Taking care of employees’ mental health makes sense from an ethical, moral, as well as economic perspective.
Even if an organization is focused mainly on profit, there is plenty of evidence that improving employees’ mental health results in decreased absenteeism and attrition and improved morale, productivity, and efficiency.
The two biggest obstacles to providing effective mental health services in an organization are:
- Lack of awareness
- Stigma and shame about psychological issues
Therefore, the employee mental health programme should provide information that is engaging and relevant to employees. Informative talks, videos, reading material, and apps are helpful in improving awareness of mental health within the organization.
In order to decrease shame and to improve accessibility, an organization should provide the services in-person as well as online, through video sessions.
Organizational culture should be such that employees do not feel any shame about seeking help for psychological or emotional difficulties.
The ideal organizational mental health programme will integrate all the evidence-based methods that are proven to improve mental health - This includes a combination of talk therapy, yoga and meditation. A team of psychologists and psychiatrists will work together to ensure the best treatment. The mental health professionals will have an understanding of organizational behavior and culture.
Technology will be leveraged to enhance employs mental health. This would include apps that track data such as sleep and activity, encourage and motivate a person to do exercise, guided yoga and meditation, and other self-help strategies.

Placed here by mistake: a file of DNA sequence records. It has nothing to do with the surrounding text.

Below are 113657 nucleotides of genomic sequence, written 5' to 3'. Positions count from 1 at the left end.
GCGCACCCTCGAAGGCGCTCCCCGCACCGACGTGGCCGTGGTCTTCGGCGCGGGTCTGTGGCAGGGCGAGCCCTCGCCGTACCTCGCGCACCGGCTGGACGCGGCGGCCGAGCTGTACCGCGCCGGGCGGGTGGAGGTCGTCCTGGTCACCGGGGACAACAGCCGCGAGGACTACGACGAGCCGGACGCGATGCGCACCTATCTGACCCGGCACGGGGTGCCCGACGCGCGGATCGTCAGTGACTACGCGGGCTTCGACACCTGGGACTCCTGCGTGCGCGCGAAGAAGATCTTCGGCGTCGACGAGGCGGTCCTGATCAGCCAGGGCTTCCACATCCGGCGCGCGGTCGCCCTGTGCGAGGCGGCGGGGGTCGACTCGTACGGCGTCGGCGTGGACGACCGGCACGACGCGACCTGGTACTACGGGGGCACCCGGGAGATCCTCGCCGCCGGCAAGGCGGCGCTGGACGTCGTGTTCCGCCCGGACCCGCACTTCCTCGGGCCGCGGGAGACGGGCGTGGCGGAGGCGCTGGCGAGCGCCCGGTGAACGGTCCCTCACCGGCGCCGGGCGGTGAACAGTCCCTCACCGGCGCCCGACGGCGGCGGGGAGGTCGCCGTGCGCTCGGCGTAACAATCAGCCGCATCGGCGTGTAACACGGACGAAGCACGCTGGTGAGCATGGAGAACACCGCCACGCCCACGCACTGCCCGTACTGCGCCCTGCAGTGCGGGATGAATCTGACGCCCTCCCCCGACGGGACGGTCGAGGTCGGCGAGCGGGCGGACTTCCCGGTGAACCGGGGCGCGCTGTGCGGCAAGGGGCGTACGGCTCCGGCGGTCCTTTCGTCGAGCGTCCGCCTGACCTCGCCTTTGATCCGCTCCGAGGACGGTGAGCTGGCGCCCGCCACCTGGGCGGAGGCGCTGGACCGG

Many people mask their symptoms when they are going through depression or anxiety or other emotional difficulties. This is true especially at the workplace where employees will not often reveal their emotions and feelings, and therefore signs of mental health issues may not be apparent.
However, some of the most common symptoms that might indicate mental health issues include:
- Increasing absenteeism and decreasing productivity, where an employee who was previously efficient and highly functioning, starts deteriorating in performance
- Increased physical illnesses. Since stress and depression often cause various physical issues such as lower back pain, headaches, migraines, digestive issues and even Increase acceptability to minor infections such as colds and respiratory infections. A person going through emotional difficulties may also be more irritable and hostile at work, withdrawn, and more cynical
At an individual level, the common signs and symptoms of depression are:
- Feeling low, sad, depressed most of the day, nearly every day for several weeks
- Decreased pleasure in doing the activities that a person previously enjoyed doing
In addition, there may be changes in appetite and sleep, decreased concentration, lower self-esteem, and confidence.
Since depression, anxiety and stress are so prevalent (in some estimates as much as 40 to 50% in organizations), this information should be shared widely with employees, so they know when to seek professional help.
Know more about employee wellness at the upcoming People Matters Total Rewards & Wellness Conclave 2019 on 16th January 2019 in New Delhi. Register here.